These submissions were, of course, expanded at length, and were put on paper to the Supreme Court in mid-December. On 4 February the answer came: permission to appeal was refused.

The Supreme Court customarily gives very brief reasons when an application to appeal is refused. The reasons in this case were twofold. First, that this case did not demonstrate a matter of general public importance that should be considered by the Supreme Court at this time (which is a fairly standard reason). Second, it was said that, on its facts, this case was clearly a borderline welfare decision, and therefore that an appeal as to the outcome was unlikely to be successful.

Of course, counsel had attempted to show that this was a matter of general public importance, and I think that it is. While international relocation disputes make up only a small minority of cases in the family courts (best guess, 200-250 cases per year), they are amongst the most difficult, and have potentially life-long consequences for the children involved. But of course it is a judgment call - the Court of Appeal hears relocation appeals reasonably often, and has a broadly consistent line about how these cases should be assessed. One might think, therefore, that there is no need for a Supreme Court appeal.

The second reason given by the Supreme Court is more tricky. There is a general rule that appeal courts should not interfere with borderline decisions in welfare cases because, where a case is on the borderline, the judge who heard all the evidence and met the parties is better placed to decide which side of the line it should fall. That's fine - but in order to have any force, it relies on an assumption that the judge understood and applied the correct legal principles. Here, the very argument was that the principles which the judge applied were wrong.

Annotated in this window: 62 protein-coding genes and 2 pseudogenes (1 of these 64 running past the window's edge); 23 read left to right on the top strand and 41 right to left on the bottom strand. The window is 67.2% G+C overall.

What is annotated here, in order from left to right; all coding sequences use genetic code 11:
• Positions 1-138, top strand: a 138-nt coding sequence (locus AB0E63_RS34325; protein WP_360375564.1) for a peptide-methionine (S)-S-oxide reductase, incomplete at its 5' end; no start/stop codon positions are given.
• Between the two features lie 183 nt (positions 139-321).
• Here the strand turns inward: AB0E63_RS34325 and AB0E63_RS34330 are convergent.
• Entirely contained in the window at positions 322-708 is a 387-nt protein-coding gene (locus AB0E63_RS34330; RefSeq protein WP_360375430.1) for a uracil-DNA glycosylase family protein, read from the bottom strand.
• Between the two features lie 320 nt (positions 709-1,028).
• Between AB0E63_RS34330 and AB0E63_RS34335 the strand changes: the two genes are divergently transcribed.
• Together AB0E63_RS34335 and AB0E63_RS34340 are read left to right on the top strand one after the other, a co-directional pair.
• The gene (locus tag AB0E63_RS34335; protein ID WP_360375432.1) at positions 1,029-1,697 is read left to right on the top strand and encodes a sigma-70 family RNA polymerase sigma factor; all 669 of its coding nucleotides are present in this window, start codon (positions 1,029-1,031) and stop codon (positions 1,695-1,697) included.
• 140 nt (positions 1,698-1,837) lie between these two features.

In particular, the guidance which he applied assumed that the applicant was the child's primary carer, which she was not. If the case was borderline when the legal guidance assumed that the applicant was the primary carer, it would probably not have been borderline had that inappropriate guidance not been applied. Indeed, the strong argument in favour of leaving the child in the high quality care of his primary carer father would, one would think, have tipped the case decisively against allowing the relocation case. The only reason the decision appeared to be a borderline one was the influence of the very guidance which the father sought to show was inappropriate.

It is a loss for this child and this father that the case has ended as it has, and a loss for the development of relocation law in general that the Supreme Court turned down this opportunity to review the English courts' guidance on how international relocation cases should be assessed.

 
The author was involved  in the father's application to appeal
in a pro bono advisory capacity. All views expressed
are the author's own, and are not necessarily shared
by the other lawyers in the case, or by the father.